Gross domestic product was expected to expand at 2.2% in the fourth quarter.
The labor market was strong between October and December, but expectations for economic growth have dimmed.
The report was delayed due to the government shutdown that ended in January.
The American economy grew at a slower but still solid pace at the end of 2018.
Gross domestic product expanded at an annualized rate of 2.6% October through December, the Bureau of Economic Analysis said Thursday, compared with expectations for 2.2% growth. The release was delayed due to the 35-day partial government shutdown that ended in January.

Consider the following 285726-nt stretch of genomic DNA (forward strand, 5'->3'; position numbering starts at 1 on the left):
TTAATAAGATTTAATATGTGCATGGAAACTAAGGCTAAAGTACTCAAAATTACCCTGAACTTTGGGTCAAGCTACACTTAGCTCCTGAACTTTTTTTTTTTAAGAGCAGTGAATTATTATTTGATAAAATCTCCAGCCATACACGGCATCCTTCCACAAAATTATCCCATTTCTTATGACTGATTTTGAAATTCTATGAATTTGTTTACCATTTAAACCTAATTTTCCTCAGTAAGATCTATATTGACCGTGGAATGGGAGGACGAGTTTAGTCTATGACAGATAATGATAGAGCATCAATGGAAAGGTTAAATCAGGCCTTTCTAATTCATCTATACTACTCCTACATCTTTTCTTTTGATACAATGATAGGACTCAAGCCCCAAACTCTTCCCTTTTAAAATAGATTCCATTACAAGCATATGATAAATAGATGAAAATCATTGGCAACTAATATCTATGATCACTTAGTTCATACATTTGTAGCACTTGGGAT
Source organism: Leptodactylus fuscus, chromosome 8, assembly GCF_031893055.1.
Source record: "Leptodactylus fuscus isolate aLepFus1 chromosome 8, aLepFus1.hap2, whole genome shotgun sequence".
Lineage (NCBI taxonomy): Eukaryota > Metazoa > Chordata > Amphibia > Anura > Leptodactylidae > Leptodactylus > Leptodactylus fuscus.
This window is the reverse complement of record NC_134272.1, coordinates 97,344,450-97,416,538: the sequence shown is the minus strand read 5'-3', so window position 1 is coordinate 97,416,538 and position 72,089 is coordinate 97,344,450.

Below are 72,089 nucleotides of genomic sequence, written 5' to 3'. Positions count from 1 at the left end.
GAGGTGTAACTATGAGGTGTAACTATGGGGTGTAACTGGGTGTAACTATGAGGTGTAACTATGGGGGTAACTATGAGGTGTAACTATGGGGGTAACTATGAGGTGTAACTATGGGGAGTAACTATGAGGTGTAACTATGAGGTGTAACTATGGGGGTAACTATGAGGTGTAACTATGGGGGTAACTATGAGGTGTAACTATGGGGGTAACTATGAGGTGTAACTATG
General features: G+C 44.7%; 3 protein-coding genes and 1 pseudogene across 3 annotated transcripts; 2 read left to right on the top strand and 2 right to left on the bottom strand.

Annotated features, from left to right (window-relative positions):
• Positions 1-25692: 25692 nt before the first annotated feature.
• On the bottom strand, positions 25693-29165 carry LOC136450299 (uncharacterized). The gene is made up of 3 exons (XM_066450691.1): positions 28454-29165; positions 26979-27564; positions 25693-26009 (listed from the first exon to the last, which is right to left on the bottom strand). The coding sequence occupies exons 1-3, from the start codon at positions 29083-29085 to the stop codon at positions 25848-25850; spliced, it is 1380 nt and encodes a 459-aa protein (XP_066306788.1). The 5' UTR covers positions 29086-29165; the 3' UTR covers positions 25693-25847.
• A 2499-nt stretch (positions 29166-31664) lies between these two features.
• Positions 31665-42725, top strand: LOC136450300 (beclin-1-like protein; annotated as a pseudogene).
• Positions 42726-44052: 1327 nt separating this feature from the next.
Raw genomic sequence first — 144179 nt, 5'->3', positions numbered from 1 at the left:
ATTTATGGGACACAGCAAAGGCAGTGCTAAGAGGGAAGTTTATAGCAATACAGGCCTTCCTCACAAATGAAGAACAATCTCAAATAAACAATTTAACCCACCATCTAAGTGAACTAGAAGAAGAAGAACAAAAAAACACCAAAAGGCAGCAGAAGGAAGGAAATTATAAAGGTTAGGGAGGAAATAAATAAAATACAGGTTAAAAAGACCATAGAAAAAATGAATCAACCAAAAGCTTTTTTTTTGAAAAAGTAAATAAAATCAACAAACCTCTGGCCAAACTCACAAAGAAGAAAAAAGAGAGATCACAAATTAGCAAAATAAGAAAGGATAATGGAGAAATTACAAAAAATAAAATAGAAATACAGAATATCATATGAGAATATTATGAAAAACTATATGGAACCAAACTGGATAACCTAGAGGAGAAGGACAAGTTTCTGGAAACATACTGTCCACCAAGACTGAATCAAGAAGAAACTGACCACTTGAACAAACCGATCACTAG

GDP for the third quarter was unrevised at 3.4%.
“Fourth quarter GDP growth likely was constrained by foreign trade, inventories and sluggish capex,” said Ian Shepherdson, chief economist at Pantheon Macroeconomics. “Growth probably will be revised higher, but the run of 3%-plus GDP prints is over.”
The unemployment rate held near historic lows throughout the fourth quarter, and there were signs of upward pressure on wages. But expectations for growth have dimmed, with a series of data releases raising concerns about soft spots in the economy in recent weeks.
“A healthy labor market has typically been a strong signal for solid consumption and economic growth in the U.S., but weaker than expected retail sales data from December has cast doubts on how resilient the U.S. economy is from the weight of slowing global growth,” said Charlie Ripley, a senior investment strategist at Allianz Investment Management.